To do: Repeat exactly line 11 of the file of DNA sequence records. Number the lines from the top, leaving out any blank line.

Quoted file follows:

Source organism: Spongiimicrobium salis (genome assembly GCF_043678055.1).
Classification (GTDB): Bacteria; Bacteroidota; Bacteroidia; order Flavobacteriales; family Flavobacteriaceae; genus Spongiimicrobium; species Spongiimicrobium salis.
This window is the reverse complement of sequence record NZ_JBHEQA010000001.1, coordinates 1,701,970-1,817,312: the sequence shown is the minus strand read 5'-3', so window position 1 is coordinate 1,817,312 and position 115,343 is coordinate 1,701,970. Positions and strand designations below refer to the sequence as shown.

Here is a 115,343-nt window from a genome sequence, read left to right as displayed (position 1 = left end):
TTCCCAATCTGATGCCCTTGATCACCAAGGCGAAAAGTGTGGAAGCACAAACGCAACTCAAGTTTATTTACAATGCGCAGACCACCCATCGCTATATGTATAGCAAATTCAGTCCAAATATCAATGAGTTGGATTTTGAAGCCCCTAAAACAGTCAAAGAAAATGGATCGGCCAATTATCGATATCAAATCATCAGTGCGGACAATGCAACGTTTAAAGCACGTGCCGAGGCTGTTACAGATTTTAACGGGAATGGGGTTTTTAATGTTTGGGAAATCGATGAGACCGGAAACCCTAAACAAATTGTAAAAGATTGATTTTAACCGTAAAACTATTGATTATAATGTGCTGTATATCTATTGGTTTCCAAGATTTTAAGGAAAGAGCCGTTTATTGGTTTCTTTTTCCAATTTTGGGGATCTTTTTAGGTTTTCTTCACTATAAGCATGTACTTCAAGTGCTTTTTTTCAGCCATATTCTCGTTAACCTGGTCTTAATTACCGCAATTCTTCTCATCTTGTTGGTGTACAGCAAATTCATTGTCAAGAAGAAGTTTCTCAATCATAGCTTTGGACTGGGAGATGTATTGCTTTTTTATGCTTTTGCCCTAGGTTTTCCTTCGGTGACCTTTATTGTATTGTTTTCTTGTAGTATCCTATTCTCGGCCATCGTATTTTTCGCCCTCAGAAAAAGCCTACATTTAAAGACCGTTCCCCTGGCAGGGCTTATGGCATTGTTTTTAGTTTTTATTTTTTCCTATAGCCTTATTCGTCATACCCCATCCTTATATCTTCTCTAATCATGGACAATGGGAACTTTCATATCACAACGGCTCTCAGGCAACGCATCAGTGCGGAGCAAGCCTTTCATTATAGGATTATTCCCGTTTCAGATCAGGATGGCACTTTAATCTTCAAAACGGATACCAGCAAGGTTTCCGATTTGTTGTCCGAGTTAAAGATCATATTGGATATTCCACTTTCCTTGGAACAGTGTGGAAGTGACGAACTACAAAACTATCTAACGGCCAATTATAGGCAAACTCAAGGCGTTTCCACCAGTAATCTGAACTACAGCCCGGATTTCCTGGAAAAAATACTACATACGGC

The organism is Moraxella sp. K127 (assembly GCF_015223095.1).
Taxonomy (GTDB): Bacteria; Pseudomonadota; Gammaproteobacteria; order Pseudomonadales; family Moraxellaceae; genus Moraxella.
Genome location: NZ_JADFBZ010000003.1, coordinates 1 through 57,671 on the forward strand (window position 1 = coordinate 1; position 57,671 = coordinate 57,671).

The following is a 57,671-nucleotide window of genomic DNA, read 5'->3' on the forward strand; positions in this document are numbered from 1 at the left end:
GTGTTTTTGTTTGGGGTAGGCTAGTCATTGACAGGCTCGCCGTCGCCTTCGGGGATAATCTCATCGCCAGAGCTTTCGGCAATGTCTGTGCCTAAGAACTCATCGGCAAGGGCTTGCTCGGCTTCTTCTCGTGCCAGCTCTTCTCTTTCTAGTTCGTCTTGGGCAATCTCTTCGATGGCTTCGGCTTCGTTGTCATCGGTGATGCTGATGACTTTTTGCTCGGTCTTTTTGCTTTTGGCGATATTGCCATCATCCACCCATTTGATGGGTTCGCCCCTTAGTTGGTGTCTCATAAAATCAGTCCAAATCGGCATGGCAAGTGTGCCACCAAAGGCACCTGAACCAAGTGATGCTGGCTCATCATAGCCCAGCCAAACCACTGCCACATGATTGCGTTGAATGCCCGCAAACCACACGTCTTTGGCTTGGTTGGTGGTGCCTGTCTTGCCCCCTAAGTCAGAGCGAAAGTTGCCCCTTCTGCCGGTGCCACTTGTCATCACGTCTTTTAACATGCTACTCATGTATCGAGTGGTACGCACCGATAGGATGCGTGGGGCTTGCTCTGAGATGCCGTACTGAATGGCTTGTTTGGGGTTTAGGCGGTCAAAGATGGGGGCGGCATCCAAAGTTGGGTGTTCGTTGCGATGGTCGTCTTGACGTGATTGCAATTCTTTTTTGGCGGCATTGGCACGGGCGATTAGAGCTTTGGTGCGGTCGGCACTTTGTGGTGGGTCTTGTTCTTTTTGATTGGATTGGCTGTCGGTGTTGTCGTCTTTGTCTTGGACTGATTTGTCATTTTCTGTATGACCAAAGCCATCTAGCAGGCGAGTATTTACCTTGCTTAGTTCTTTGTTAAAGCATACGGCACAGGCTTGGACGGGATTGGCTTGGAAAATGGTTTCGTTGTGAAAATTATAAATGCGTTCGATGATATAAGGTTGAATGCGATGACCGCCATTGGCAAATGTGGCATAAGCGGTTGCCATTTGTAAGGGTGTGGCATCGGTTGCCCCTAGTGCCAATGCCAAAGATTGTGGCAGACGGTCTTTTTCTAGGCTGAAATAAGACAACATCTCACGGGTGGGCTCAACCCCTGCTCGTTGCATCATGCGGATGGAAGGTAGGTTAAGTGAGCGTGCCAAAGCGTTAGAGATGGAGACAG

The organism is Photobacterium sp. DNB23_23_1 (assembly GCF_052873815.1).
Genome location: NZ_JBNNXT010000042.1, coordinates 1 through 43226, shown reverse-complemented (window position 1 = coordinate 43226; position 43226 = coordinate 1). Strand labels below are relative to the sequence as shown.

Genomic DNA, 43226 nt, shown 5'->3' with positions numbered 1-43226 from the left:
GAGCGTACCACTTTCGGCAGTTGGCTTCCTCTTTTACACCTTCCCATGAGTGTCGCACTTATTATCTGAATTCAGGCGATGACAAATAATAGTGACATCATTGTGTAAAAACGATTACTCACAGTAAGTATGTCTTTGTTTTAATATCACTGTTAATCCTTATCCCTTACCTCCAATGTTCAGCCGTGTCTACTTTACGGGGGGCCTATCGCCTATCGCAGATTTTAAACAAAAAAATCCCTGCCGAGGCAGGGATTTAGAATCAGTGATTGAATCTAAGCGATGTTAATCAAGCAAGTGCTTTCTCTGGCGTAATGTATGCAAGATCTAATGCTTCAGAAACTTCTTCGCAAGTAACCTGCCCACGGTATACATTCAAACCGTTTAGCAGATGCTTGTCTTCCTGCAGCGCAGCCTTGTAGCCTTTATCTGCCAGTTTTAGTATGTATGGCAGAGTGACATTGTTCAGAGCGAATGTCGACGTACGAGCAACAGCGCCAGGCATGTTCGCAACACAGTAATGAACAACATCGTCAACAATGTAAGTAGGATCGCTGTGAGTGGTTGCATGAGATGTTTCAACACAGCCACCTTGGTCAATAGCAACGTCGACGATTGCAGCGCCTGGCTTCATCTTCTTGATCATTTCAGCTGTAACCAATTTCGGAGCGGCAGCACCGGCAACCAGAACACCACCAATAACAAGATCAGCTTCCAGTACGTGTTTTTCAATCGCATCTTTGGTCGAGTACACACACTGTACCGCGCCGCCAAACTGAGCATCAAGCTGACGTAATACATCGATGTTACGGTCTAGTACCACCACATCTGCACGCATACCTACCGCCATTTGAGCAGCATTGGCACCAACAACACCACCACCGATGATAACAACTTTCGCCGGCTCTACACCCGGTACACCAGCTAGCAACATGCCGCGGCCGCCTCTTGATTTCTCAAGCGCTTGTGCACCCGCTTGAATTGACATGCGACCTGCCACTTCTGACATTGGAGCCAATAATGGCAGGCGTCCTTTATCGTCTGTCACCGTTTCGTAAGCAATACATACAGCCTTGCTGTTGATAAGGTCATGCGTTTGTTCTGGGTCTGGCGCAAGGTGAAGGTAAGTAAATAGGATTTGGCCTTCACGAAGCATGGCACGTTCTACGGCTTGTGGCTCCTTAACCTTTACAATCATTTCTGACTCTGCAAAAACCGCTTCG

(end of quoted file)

The organism is Photobacterium sp. DNB23_23_1 (assembly GCF_052873815.1).